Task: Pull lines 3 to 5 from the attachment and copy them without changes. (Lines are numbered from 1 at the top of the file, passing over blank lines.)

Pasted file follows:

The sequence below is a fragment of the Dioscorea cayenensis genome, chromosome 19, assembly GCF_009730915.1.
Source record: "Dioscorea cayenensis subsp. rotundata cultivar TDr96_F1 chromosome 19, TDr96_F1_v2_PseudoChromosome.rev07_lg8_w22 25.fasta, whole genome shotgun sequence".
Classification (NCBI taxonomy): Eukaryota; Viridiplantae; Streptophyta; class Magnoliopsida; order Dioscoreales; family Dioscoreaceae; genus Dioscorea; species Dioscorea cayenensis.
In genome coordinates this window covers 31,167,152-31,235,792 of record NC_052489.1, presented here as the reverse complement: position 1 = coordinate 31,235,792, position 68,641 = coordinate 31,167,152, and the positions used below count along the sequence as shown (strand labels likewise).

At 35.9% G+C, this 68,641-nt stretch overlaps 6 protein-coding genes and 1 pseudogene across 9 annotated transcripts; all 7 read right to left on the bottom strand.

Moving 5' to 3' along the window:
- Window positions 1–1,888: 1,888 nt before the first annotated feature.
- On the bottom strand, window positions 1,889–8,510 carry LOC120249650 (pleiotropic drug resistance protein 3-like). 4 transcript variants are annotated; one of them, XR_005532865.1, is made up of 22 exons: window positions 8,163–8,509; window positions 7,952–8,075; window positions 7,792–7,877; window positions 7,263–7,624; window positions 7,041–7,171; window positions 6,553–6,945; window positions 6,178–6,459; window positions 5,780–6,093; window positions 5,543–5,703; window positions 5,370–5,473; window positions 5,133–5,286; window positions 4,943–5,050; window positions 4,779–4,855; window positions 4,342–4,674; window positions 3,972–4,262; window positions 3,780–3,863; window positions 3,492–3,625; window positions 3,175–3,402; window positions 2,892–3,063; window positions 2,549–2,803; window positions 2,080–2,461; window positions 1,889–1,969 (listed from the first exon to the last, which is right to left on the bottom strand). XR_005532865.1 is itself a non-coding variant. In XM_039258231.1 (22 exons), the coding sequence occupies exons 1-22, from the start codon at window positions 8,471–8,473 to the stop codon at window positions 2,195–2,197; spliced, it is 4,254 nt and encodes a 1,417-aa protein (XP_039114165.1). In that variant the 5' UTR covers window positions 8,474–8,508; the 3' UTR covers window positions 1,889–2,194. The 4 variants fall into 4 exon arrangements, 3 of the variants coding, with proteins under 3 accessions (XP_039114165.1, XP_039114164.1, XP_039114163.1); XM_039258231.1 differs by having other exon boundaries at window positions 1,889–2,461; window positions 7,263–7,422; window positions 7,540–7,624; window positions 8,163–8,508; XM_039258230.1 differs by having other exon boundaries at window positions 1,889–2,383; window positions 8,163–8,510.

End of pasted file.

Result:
Classification (NCBI taxonomy): Eukaryota; Viridiplantae; Streptophyta; class Magnoliopsida; order Dioscoreales; family Dioscoreaceae; genus Dioscorea; species Dioscorea cayenensis.
In genome coordinates this window covers 31,167,152-31,235,792 of record NC_052489.1, presented here as the reverse complement: position 1 = coordinate 31,235,792, position 68,641 = coordinate 31,167,152, and the positions used below count along the sequence as shown (strand labels likewise).

At 35.9% G+C, this 68,641-nt stretch overlaps 6 protein-coding genes and 1 pseudogene across 9 annotated transcripts; all 7 read right to left on the bottom strand.